Luca: Sure, this is a very important issue, andI am going to say something banal by saying that communication within a team is fundamental. Meanwhile, I’ll tell you that in my opinion we are learning a lot about this, that is, in these years, it is as if we were conducting a lot of experiments, right?
Before, we didn’t even have chats and now there’s Slack, there are audio-only channels that never existed before, there are more conference calls, now that we are all working remotely, and now there is the possibility of working remotely, how does this change? How does working change in different time zones?
According to me, there is also confusion because we find ourselves in front of situations, which then ultimately make us better understand what it means to communicate as well as the various methods of communication and what pros and cons they have from the people’s point of view. If you need to trim a little with a hatchet and divide between two great worlds, synchronous, impromptu communication is definitely required, as you said, and that could be Slack, or WhatsApp, but also a conference call, which is fleeting, in real time, and so on. And the whole world, instead, of asynchronous communication written, reasoned, that maybe passes from documentation to more organized conversations.
Both are useful, but you have to know when to use them and why. In my opinion. communication, let’s call it volatile, impromptu, if you want us to hear from you in a conference call or some other way, on Slack or by messenger, is powerful, because it makes people sit down at the same table at the same time, right? And so maybe it will allow you to converge quickly, it is perhaps most the powerful weapon we have, but precisely because it is powerful, it should be used sparingly, because it is also very costly in terms of energy, in terms of people’s focus, you have to stop what you’re doing, you have to make everyone agree to remain focused at the same time.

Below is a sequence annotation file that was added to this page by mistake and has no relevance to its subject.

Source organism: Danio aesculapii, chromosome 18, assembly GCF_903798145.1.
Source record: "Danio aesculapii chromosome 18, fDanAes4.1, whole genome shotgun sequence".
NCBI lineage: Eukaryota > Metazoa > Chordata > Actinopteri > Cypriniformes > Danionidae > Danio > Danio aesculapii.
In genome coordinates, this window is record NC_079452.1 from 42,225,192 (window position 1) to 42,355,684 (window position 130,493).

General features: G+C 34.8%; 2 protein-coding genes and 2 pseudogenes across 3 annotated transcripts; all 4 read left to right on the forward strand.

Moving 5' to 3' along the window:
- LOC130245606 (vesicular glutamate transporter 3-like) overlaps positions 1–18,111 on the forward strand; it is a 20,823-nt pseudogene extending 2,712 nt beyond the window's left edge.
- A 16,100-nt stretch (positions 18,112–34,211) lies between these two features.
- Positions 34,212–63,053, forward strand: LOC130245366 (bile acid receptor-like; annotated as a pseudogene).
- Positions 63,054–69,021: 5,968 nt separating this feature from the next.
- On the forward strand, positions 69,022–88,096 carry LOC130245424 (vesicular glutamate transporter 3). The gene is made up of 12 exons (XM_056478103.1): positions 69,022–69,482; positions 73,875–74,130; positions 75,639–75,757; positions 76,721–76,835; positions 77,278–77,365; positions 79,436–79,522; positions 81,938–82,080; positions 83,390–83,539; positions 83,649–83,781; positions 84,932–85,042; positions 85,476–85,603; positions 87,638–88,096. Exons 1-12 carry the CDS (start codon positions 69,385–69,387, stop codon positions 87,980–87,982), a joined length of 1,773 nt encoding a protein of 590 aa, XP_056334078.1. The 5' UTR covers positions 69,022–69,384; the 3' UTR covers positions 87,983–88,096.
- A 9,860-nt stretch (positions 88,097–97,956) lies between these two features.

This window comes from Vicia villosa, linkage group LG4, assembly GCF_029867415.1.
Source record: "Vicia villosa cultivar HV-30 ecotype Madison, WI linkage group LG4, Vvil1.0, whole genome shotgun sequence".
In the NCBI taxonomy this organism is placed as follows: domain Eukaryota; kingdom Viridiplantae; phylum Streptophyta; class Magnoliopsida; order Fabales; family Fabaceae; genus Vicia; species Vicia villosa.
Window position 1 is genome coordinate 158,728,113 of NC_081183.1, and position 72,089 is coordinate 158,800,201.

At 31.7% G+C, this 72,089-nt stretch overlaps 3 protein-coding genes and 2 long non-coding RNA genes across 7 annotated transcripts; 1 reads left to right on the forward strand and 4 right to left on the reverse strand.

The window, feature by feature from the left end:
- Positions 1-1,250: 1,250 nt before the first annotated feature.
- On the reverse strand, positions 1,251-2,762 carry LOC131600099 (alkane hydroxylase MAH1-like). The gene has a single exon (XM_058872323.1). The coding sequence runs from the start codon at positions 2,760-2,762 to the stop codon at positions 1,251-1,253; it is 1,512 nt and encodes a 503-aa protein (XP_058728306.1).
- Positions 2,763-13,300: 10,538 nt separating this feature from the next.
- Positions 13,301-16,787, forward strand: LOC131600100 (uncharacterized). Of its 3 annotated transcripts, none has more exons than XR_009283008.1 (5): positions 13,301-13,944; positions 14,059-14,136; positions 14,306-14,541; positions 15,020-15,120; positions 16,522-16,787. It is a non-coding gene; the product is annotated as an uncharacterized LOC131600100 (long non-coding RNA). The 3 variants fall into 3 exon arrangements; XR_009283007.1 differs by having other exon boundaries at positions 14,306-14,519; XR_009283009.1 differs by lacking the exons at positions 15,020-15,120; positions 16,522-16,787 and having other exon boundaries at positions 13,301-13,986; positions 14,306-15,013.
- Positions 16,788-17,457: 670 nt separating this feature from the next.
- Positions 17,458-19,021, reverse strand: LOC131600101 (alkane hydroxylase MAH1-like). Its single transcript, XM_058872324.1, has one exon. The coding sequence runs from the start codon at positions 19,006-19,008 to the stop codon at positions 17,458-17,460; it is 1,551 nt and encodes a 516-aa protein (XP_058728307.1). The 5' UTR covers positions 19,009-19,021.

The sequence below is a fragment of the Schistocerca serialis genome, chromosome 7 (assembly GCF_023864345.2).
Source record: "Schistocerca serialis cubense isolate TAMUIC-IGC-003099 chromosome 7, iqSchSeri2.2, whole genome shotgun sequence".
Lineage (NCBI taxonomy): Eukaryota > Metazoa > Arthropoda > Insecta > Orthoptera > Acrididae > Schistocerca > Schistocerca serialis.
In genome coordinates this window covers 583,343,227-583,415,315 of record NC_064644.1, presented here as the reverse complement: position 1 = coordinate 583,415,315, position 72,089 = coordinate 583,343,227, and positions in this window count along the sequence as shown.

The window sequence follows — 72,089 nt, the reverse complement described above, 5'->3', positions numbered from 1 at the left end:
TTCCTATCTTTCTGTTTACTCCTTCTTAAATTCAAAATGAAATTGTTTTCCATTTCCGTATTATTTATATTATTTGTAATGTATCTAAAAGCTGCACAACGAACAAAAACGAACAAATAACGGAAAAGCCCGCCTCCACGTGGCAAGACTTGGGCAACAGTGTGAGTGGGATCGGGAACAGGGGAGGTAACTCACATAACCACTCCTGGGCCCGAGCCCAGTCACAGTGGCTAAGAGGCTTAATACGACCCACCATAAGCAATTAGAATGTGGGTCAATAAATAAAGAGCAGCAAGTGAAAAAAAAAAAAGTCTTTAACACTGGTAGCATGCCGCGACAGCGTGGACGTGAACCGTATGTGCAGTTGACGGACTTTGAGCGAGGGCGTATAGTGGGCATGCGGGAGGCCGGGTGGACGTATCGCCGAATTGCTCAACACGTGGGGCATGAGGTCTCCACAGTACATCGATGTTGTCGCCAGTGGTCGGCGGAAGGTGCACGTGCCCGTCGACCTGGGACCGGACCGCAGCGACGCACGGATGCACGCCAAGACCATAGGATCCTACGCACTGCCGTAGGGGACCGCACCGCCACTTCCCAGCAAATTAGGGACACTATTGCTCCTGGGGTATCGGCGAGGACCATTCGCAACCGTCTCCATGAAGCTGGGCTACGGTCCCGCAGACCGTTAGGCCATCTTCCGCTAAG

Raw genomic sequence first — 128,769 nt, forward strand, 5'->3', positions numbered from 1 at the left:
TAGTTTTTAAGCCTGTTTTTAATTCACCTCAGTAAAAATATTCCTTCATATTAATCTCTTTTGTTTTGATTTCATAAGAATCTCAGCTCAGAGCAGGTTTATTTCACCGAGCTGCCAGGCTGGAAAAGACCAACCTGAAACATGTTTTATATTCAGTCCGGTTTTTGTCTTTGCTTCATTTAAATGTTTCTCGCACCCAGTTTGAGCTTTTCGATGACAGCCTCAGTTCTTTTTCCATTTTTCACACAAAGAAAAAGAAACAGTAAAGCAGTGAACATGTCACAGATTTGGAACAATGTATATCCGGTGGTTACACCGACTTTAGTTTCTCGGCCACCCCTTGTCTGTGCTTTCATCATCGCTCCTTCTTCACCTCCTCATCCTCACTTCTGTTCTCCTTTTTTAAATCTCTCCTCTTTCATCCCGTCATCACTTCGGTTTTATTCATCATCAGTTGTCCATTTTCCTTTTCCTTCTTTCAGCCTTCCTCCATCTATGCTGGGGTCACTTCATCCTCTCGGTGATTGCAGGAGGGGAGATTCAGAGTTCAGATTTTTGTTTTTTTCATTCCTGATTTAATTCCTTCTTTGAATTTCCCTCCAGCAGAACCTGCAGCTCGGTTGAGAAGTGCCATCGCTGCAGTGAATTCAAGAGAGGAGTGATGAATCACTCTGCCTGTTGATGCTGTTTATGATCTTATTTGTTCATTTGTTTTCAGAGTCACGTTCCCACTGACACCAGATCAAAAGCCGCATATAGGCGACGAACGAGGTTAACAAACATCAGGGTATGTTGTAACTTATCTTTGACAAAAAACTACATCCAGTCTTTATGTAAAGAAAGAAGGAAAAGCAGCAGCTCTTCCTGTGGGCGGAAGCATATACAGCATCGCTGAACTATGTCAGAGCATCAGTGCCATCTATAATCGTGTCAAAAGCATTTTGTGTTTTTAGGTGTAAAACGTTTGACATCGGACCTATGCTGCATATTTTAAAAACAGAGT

So it’s something that, in my opinion, must be kept for the most urgent matters or those that are more complex or more personal, You have a “one-to-one” because obviously nothing can replace face to face interaction, but the benefits of asynchronous communication written exchanges, if you want, they are such and many that lead me to say they should make up the majority of interactions.
So the fact that writing a document, which is obviously more structured and reasoned than what can be written on a chat, is permanent, and therefore more usable, and searchable by people, it contributes to the knowledge, if you want, of the team. It makes it so that most of the important decisions but also most interactions, in an absolute sense, are more suitable for the future, without considering that also, from the point of view of organizing one’s time it is very advantageous, that interactions happen asynchronously over time. Let’s say, I write a document, I send it to you, you comment on it and I’ll see you later, even if we are working remotely, in different time zones, we therefore optimize our work. So the rule on this is about 80/20, in my opinion.
Sergio: And I seem to understand that you are saying, that these pervasive tools though very useful, it is okay to use them asynchronously, be it Slack, email, whatever, let’s use them asynchronously. So if I ask you a question and then I wait for you to finish working on your things, I cannot expect an instant response, because that instead, becomes synchronous. If Slack becomes a tool for synchronous communication, for which I have the expectation, even with e-mails, of an immediate response, at this point we all end up communicating a lot and working less.
Luca: Absolutely, yes. And this is all the more important as now we are no longer, in most companies all sitting next to each other with the ability to understand what one is doing at that moment, and maybe we can write to that person more easily because we know it won’t interrupt. We are all in different places, in some cases in different time zones, and therefore it takes more flexibility and in my opinion it also takes a choice of tools that facilitate the qualities that we seek, because so many times we think a chat means going against the current, right? Because chats, and I don’t mean Slack in particular, but in general, are meant to notify you as soon as possible, to make you interact as soon as possible, and therefore the instrument’s karma if you want, encourages you towards a certain type of behavior.
Sergio: Got it. Today with Luca we have talked of projects, processes, how to work on estimates, and how to best organize a work team and related collaborations. If you want to share your experience write to us on mozestudio.com. Luca, thank you.
Luca: Thanks, thanks to you Sergio for inviting me, I am very happy about our chat.